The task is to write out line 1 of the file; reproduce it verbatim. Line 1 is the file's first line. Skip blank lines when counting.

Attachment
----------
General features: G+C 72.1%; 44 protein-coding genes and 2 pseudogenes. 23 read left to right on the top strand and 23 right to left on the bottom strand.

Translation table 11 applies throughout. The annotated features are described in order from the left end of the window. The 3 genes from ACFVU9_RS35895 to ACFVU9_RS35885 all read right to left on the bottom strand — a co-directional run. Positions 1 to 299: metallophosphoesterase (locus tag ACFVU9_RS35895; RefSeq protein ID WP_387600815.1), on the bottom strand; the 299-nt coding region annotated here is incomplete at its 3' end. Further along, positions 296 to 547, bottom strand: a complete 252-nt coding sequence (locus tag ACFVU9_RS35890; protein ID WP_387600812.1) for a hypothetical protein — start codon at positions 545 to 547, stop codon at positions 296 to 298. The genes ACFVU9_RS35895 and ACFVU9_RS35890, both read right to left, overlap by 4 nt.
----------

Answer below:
General features: G+C 72.1%; 44 protein-coding genes and 2 pseudogenes. 23 read left to right on the top strand and 23 right to left on the bottom strand.